Teaching Empathy in Schools: Why This is Important

When we think of quality education, what normally springs to mind? Math and reading skills, history, science, spelling, and things along those lines are usually a pretty good start. However, there is a piece of education that seems to be missing in a lot of children today. And it has the potential to create very serious problems.

Empathy in today’s day and age is on a sharp decline. It is becoming a struggle for children to relate to other people, leaving them closed off and isolated. One study shows that children who entered college after 2000 had a shocking 40% decrease in empathy levels than the generation before them. So what’s causing this? And how can private schools help change it?


The recent study conducted by University of Michigan researchers seems to indicate that the sharp drop in empathy for those college aged kids had a lot to do with their early lives when empathy is known to first develop. In today’s modern age, kids spend a lot less time outdoors playing with their friends and much more time inside, on iPads or computers. While this, in itself, isn’t inherently bad, it presents a very specific problem — these technology-focused activities are far less structured than games played outside, which have rules and guidelines you have to follow in order to play properly.

This immediately leads to the next problem. Without playtime being structured, children have less of a chance to get to know one another. They don’t have time to go over rules of a game, explain if someone doesn’t understand, and build connections with the people they’re playing with. Empathy cannot be gained through TV or computer screens.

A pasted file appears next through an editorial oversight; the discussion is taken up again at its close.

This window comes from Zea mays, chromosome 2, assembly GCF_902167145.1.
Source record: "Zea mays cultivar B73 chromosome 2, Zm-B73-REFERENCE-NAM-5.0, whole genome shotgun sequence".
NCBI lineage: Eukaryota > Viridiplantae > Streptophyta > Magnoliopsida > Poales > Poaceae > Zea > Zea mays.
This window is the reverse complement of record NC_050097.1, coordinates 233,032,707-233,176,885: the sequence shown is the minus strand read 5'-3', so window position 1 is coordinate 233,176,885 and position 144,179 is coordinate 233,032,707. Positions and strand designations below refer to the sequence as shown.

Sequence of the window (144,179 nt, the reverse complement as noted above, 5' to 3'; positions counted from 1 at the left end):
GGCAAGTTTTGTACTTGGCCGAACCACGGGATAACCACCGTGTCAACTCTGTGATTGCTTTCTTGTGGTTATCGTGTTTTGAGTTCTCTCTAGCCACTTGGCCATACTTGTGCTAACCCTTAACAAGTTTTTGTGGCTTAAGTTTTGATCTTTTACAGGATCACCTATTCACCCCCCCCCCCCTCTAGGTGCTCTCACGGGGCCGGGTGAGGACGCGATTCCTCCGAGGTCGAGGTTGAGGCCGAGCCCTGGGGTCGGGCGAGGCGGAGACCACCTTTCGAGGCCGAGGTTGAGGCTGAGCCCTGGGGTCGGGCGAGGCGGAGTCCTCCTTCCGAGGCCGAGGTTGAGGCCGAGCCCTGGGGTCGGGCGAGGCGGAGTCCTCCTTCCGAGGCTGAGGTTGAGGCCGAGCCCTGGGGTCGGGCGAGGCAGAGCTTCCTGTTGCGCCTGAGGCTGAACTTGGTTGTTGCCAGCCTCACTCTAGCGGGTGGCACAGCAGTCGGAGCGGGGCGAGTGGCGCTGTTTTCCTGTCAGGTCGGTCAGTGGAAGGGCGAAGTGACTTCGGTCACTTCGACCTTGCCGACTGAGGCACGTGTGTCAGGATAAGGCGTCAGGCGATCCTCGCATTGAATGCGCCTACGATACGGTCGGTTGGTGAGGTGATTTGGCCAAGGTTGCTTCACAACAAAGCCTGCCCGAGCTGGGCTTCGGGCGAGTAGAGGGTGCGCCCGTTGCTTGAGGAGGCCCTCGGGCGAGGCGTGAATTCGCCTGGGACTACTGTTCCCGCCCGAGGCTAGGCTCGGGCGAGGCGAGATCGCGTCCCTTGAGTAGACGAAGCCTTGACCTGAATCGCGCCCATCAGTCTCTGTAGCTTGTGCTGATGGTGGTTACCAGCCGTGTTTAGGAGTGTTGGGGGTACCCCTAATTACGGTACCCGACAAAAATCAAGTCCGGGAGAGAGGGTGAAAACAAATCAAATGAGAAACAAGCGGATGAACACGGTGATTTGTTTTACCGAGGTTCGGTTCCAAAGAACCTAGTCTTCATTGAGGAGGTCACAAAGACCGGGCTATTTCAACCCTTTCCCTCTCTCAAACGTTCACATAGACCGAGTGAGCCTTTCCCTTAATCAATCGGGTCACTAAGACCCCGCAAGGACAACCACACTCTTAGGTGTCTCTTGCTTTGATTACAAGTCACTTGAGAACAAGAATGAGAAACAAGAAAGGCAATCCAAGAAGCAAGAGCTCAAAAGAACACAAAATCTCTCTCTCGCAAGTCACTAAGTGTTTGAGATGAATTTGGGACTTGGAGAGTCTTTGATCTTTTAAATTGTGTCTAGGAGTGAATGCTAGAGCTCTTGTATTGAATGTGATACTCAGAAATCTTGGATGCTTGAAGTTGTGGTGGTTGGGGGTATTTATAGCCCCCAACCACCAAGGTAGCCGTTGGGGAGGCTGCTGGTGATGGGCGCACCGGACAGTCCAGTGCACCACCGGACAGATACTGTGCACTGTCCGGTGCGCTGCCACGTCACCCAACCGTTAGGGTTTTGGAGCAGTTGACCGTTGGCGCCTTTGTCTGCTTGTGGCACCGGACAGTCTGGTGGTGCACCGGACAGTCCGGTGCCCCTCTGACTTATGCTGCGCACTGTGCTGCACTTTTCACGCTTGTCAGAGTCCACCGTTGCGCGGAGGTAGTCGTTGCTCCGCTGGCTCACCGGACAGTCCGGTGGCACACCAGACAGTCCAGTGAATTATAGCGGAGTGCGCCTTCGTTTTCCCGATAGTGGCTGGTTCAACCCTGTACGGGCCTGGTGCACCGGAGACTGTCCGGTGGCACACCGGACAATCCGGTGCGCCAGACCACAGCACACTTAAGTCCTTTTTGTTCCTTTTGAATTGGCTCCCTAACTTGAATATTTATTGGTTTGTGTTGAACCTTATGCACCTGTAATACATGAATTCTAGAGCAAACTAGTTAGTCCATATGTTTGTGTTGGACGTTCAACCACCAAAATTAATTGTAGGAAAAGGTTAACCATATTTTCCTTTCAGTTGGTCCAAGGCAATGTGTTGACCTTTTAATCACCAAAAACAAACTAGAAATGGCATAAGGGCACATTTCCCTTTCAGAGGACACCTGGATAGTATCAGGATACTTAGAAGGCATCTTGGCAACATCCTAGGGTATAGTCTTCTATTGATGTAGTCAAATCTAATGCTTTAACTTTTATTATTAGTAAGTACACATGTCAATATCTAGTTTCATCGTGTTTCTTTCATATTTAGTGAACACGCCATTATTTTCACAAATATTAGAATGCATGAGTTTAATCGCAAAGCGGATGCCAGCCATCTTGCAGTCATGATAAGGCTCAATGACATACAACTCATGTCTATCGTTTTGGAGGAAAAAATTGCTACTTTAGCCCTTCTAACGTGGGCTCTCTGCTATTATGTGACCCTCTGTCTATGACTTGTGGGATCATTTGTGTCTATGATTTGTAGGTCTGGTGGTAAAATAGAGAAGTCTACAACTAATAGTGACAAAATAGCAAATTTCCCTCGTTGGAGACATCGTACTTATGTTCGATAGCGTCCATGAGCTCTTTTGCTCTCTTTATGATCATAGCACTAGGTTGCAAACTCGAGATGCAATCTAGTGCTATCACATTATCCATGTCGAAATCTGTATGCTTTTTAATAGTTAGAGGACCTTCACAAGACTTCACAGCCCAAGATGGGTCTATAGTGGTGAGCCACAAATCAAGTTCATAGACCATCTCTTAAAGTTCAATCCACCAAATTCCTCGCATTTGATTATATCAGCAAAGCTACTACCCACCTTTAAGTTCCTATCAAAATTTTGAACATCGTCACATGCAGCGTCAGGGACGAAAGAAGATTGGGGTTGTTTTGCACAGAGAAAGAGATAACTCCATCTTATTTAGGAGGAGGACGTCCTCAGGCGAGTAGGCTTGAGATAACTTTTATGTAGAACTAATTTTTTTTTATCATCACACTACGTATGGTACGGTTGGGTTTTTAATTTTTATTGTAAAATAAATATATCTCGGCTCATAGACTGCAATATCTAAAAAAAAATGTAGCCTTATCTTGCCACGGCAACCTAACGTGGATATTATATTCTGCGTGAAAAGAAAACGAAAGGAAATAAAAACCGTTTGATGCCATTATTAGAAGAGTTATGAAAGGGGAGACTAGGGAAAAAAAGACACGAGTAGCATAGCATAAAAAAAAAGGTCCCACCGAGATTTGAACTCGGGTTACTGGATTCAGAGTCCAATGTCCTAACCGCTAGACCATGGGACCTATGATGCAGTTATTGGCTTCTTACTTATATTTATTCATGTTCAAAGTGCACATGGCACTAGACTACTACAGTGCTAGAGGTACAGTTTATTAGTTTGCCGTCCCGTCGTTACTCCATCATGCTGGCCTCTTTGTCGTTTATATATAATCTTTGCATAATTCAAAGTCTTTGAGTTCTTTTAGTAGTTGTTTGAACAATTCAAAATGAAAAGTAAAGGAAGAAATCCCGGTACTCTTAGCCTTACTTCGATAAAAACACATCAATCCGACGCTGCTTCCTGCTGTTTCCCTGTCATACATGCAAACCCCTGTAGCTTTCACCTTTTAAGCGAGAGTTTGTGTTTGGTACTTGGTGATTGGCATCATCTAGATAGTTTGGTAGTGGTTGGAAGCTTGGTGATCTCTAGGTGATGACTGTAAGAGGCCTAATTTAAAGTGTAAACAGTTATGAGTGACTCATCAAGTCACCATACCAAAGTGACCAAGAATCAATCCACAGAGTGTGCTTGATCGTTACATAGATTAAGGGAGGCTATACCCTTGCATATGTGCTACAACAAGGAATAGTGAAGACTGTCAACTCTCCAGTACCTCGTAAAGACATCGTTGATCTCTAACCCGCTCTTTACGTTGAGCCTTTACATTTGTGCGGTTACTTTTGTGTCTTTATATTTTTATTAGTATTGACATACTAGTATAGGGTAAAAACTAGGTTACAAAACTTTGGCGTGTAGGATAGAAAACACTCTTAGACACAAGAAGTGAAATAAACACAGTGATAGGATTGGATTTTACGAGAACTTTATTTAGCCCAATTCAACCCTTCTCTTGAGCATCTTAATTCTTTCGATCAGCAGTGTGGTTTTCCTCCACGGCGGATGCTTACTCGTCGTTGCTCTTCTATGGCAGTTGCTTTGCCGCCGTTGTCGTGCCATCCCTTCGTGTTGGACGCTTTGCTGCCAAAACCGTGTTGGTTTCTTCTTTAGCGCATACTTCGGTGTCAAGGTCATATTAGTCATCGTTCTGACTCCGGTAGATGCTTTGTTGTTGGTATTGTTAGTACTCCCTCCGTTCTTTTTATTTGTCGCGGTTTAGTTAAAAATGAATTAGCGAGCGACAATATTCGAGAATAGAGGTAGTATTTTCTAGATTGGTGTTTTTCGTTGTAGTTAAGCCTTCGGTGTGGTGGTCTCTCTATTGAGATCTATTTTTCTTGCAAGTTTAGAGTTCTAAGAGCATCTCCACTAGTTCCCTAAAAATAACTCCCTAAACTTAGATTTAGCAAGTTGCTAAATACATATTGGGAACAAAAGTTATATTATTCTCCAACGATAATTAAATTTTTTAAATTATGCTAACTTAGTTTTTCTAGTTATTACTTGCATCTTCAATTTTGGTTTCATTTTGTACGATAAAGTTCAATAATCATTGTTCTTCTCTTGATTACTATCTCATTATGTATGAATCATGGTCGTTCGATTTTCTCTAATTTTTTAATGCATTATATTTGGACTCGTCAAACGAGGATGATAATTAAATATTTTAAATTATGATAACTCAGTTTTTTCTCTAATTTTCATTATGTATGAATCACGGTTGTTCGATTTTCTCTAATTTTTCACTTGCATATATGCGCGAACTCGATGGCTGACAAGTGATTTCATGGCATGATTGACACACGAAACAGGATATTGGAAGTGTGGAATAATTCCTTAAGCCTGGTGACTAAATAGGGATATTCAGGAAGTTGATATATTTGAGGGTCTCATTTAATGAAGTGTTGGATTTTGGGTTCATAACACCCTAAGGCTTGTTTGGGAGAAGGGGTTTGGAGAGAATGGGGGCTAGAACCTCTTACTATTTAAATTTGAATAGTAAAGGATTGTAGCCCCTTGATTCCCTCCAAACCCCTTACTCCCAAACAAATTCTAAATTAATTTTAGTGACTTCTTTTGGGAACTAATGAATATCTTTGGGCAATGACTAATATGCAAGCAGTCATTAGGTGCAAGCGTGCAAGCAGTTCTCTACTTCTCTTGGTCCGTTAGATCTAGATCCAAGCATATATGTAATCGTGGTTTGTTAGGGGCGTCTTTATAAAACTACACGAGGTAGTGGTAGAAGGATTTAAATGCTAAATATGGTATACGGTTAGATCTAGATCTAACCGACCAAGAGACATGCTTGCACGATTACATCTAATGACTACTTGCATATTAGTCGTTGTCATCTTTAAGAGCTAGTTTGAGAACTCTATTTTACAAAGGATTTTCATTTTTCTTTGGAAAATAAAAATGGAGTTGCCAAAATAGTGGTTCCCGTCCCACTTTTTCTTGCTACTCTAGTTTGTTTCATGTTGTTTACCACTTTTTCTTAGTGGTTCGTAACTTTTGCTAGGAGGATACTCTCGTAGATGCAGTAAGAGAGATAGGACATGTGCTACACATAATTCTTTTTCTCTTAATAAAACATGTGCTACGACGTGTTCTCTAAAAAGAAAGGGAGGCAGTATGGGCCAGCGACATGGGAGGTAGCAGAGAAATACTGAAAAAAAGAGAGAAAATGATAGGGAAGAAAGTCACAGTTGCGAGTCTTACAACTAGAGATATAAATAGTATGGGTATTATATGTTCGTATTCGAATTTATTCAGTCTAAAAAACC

How Private Schools Can Help

This is just one of the problems causing kids to experience a drop in empathy levels. So the next question that needs to be answered is how private elementary schools can help.

It presents a perfect opportunity, really. Most private schools today are realizing how important empathy is to a child and are working on ways to teach them about it. One of the benefits of private schools is that anywhere between 60% to 80% of the teachers have an advanced degree under their belt. Because of this, they are all too aware of child psychology and what each kid needs individually to grow and prosper.

One of the pitfalls of public school is the curriculum. There is so much for the kids to learn in the ways of math, English, science, and history, that there’s very little time for anything else. This not only makes it virtually impossible to set aside time to teach empathy, but it could also be cutting into essential playtime that would allow the kids to be taught empathy naturally. Luckily, private schools account for that and they adjust their teaching methods to ensure your child’s emotional growth is just as important as their intellectual growth, something public schools simply just do not have time for.

Empathy is essential for a person to have, which is why this sharp drop is so concerning. Today’s modern world has affected how kids connect with one another. Now it becomes a priority to ensure that they are able to still develop strong empathetic skills. Very few places can do that, except for a good quality private school.